Conductor Benjamin Zander Credit Interlochen Centre for the Arts
Benjamin Zander, the conductor of the Boston Philharmonic orchestra once observed that ‘the conductor of an orchestra doesn’t make a sound. He depends, for his power – on his ability to make other people powerful. That process of making others powerful is an art but here are 5 thoughts on things leaders can do to help:
1. Context. Leaders need to answer two fundamental questions; what are we going to do & why are we doing it? Why, is all about context and gives meaning – a pre-condition for any sense of purpose, motivation and commitment. For individuals to think and act for themselves in the interests of the team context is critical. Leaders make sure the team has a view of the horizon and understands how individual activity connects to collective endeavour.
2. Connections. Teamwork is always about what is connected. How do my actions connect to the teams actions, how does this team connect to other teams or a wider mission? Partly it’s about building relationships – a relationship is a connection strong enough to bear the weight of real work even under pressure. The more senior the leader the more important their ability to make connections becomes – ultimately defining organizational structures – the best cut through silos and connect multiple players and teams.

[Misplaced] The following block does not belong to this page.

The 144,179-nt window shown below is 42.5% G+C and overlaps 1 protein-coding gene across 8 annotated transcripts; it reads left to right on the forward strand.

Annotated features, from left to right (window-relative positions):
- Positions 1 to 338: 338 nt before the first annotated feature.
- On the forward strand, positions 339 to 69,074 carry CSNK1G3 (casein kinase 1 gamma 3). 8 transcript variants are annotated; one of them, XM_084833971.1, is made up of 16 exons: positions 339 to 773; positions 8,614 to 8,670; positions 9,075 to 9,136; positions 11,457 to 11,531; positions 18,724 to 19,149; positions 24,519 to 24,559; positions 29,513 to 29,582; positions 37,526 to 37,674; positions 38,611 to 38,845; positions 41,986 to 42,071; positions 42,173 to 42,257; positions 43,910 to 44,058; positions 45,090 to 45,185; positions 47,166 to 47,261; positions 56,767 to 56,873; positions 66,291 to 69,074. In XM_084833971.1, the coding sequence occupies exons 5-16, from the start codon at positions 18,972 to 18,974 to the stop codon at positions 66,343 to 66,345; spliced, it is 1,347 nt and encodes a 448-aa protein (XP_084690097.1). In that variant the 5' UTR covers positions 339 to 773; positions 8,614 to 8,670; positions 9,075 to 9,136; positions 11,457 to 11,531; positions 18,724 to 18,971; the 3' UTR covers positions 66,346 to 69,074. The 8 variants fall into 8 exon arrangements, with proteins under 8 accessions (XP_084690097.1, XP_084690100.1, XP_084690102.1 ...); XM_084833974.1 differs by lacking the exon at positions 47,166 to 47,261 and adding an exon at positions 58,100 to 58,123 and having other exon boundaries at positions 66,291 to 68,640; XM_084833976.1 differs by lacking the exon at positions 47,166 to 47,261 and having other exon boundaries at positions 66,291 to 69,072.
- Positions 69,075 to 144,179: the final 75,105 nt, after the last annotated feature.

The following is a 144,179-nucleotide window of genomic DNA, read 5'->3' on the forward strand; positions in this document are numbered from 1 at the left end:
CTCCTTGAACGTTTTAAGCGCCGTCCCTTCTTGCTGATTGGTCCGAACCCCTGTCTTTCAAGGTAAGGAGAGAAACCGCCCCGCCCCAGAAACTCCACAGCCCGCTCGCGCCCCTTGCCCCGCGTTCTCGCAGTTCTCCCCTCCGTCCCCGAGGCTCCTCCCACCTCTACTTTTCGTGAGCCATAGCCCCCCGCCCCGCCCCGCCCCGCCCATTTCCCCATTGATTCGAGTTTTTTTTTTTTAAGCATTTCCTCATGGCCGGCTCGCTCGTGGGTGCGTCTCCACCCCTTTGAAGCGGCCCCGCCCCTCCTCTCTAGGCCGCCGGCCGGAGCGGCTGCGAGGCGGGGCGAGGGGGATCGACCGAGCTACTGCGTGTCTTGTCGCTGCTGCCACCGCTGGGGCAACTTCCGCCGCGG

3. Safety. Leaders create a climate and a culture where you get to be yourself. You don’t act a part you can be honest and in return you get to hear the truth. This is an environment that is both genuinely caring of the whole person but also demanding in its expectation that individuals strive to meet their potential.
4. Time. Time always seems short but the reality is that like any commodity in abundance we tend to squander it. We don’t treat it like it’s precious, in the expectation that there’s always tomorrow. Leaders create time by not wasting it being overly reactive and tactical, stuck in the day to day, in the job instead of on the job.
5. Space. Leaders create space for their teams by clearing the path and removing obstacles and eliminating friction. A lot of things get in the way – meetings, reports, often times leaders themselves! Getting out of the way creates the space for the team to act, to think for itself and to play to its strengths.
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